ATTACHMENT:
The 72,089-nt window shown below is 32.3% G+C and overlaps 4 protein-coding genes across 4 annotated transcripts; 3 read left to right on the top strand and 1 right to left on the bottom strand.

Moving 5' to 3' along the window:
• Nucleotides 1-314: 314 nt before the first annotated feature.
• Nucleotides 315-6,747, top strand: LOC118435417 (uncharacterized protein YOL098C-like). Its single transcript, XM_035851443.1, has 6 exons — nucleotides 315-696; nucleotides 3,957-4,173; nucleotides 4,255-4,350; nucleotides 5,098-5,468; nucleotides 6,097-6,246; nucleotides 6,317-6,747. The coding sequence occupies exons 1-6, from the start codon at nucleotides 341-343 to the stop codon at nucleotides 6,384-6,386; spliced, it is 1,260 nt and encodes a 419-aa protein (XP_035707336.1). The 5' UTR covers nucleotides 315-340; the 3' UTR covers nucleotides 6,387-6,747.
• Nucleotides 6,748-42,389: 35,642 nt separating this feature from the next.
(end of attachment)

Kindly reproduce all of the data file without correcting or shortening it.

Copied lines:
The 72,089-nt window shown below is 32.3% G+C and overlaps 4 protein-coding genes across 4 annotated transcripts; 3 read left to right on the top strand and 1 right to left on the bottom strand.

Moving 5' to 3' along the window:
• Nucleotides 1-314: 314 nt before the first annotated feature.
• Nucleotides 315-6,747, top strand: LOC118435417 (uncharacterized protein YOL098C-like). Its single transcript, XM_035851443.1, has 6 exons — nucleotides 315-696; nucleotides 3,957-4,173; nucleotides 4,255-4,350; nucleotides 5,098-5,468; nucleotides 6,097-6,246; nucleotides 6,317-6,747. The coding sequence occupies exons 1-6, from the start codon at nucleotides 341-343 to the stop codon at nucleotides 6,384-6,386; spliced, it is 1,260 nt and encodes a 419-aa protein (XP_035707336.1). The 5' UTR covers nucleotides 315-340; the 3' UTR covers nucleotides 6,387-6,747.
• Nucleotides 6,748-42,389: 35,642 nt separating this feature from the next.